Generation Y in-housers want to develop business skills and play a role in the business, according to James Merklinger, vice president and chief legal officer at the Association of Corporate Counsel.
Amidst rapid growth, corporate law departments today have also undergone a “changing of the guard.” Chief legal officers (CLO), general counsel (GC) and the rest of the individuals comprising the corporate legal department are often younger and more diverse and have increasingly acquired non-legal, business-focused skills.
GCs and CLOs previously worked separately from the business-side of their organizations and offered legal counsel, while also overseeing the legal department and outside counsel arrangements. Now, they are squarely positioned as business partners who have greater levels of involvement in corporate strategy development. Business management, communication and project management skills are just as vital as legal skills among today’s generations of in-house lawyers.
Being regarded as a business partner is the result of gaining trust and having a seat at the executives’ table, demonstrating that the ability to add value and be strategic is paramount.
In fact, according to the Association of Corporate Counsel CLO 2015 Survey, 69 percent of Generation Y CLOs, compared to 47 percent of Baby Boomer CLOs, reported a desire to develop business management skills in their law departments. Globally, in-house lawyers noted they seek to develop business management (50 percent), communication and listening (48 percent) and emotional intelligence (35 percent) skills.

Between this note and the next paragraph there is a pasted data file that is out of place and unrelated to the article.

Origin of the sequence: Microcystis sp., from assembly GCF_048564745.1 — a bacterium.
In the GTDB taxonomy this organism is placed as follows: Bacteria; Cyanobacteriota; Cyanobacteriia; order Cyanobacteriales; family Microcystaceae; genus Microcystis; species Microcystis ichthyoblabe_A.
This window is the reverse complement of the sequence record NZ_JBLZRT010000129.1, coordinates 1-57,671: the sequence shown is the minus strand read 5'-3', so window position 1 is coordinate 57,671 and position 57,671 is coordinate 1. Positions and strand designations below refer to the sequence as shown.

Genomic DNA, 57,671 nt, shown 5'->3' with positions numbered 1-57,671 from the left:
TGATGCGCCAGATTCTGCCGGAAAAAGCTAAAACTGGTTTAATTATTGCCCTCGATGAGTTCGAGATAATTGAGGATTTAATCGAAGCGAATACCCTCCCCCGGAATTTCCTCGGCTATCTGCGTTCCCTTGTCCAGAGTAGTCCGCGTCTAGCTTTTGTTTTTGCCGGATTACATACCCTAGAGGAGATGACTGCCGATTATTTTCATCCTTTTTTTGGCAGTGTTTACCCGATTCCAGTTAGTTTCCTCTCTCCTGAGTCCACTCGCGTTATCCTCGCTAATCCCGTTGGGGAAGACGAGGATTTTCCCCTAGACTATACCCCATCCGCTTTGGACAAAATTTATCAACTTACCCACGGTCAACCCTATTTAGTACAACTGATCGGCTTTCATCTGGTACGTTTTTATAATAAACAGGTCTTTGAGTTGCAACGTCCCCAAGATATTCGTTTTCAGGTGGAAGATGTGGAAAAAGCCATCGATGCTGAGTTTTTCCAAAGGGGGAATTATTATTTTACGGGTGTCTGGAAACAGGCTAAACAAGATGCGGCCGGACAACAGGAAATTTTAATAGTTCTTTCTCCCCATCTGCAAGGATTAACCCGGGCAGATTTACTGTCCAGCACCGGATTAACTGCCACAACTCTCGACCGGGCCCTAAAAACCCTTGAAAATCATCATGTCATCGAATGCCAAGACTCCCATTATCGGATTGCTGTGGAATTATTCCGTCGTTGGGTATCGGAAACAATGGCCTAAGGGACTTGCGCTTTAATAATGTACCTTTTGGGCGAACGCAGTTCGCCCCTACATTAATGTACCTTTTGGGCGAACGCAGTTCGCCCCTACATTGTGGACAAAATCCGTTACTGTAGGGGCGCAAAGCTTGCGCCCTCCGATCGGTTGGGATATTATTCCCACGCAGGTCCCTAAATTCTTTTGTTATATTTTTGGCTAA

Job satisfaction is also high across generations of the most senior in-house lawyers, another hallmark of the current global legal landscape. Seventy-nine percent of CLOs/GC stated they were satisfied with their current role within their companies in 2014. Interestingly enough, preliminary findings from our most recent research, the ACC Global Census, show that corporate law department members anticipate a career advancement opportunity in less than two years.
Also, the initial findings signify an openness to career mobility in certain generations, alongside job satisfaction, noting that in-house counsel are progressively seeking ways to export their knowledge and skills to contribute more as both a legal and business advisor to their companies.
Thus, law department leaders need to (even more so now) be cognisant of the plans their staff have for moving up or out. While companies can tap talent globally, they also need to be able to retain them and meet their evolving needs. Make certain there are resources and opportunities available to heighten professional development and remain situated for sustainable growth, efficiency and quality service. This is all linked to lower levels of employee turnover and higher levels of workplace productivity.
James Merklinger is vice president and chief legal officer at the Association of Corporate Counsel (ACC), a global legal association representing more than 35,000 members employed by over 10,000 organizations in 85 countries. For more information on ACC research, visit www.acc.com/surveys. To participate and share your views in the latest ACC research study, click here.